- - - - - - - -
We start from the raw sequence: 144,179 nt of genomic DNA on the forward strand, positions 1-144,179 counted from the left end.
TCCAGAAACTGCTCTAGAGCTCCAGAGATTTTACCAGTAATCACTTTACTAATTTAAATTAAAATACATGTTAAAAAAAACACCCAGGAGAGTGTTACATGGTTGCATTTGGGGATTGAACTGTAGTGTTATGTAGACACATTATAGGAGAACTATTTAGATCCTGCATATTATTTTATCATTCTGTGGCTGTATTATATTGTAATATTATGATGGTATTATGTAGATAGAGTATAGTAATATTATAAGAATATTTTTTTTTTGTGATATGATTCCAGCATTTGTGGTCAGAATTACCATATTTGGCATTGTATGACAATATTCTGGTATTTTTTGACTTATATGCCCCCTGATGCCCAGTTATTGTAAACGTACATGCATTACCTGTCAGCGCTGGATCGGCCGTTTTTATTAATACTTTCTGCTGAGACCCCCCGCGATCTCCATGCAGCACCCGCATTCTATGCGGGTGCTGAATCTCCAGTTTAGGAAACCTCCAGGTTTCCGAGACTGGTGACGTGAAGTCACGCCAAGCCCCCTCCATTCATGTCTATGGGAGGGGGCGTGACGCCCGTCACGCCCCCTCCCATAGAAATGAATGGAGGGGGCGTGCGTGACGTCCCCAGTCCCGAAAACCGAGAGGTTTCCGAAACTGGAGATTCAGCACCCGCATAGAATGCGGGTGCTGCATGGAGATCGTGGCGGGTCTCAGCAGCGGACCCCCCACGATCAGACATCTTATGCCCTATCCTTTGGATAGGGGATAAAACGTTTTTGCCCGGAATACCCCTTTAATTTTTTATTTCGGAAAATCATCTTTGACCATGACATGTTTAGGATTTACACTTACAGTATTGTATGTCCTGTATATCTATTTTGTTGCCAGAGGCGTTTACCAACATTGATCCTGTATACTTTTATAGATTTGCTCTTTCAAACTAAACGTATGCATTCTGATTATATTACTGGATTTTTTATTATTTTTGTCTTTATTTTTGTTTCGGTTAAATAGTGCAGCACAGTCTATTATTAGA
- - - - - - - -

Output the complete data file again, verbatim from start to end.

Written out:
We start from the raw sequence: 144,179 nt of genomic DNA on the forward strand, positions 1-144,179 counted from the left end.
TCCAGAAACTGCTCTAGAGCTCCAGAGATTTTACCAGTAATCACTTTACTAATTTAAATTAAAATACATGTTAAAAAAAACACCCAGGAGAGTGTTACATGGTTGCATTTGGGGATTGAACTGTAGTGTTATGTAGACACATTATAGGAGAACTATTTAGATCCTGCATATTATTTTATCATTCTGTGGCTGTATTATATTGTAATATTATGATGGTATTATGTAGATAGAGTATAGTAATATTATAAGAATATTTTTTTTTTGTGATATGATTCCAGCATTTGTGGTCAGAATTACCATATTTGGCATTGTATGACAATATTCTGGTATTTTTTGACTTATATGCCCCCTGATGCCCAGTTATTGTAAACGTACATGCATTACCTGTCAGCGCTGGATCGGCCGTTTTTATTAATACTTTCTGCTGAGACCCCCCGCGATCTCCATGCAGCACCCGCATTCTATGCGGGTGCTGAATCTCCAGTTTAGGAAACCTCCAGGTTTCCGAGACTGGTGACGTGAAGTCACGCCAAGCCCCCTCCATTCATGTCTATGGGAGGGGGCGTGACGCCCGTCACGCCCCCTCCCATAGAAATGAATGGAGGGGGCGTGCGTGACGTCCCCAGTCCCGAAAACCGAGAGGTTTCCGAAACTGGAGATTCAGCACCCGCATAGAATGCGGGTGCTGCATGGAGATCGTGGCGGGTCTCAGCAGCGGACCCCCCACGATCAGACATCTTATGCCCTATCCTTTGGATAGGGGATAAAACGTTTTTGCCCGGAATACCCCTTTAATTTTTTATTTCGGAAAATCATCTTTGACCATGACATGTTTAGGATTTACACTTACAGTATTGTATGTCCTGTATATCTATTTTGTTGCCAGAGGCGTTTACCAACATTGATCCTGTATACTTTTATAGATTTGCTCTTTCAAACTAAACGTATGCATTCTGATTATATTACTGGATTTTTTATTATTTTTGTCTTTATTTTTGTTTCGGTTAAATAGTGCAGCACAGTCTATTATTAGA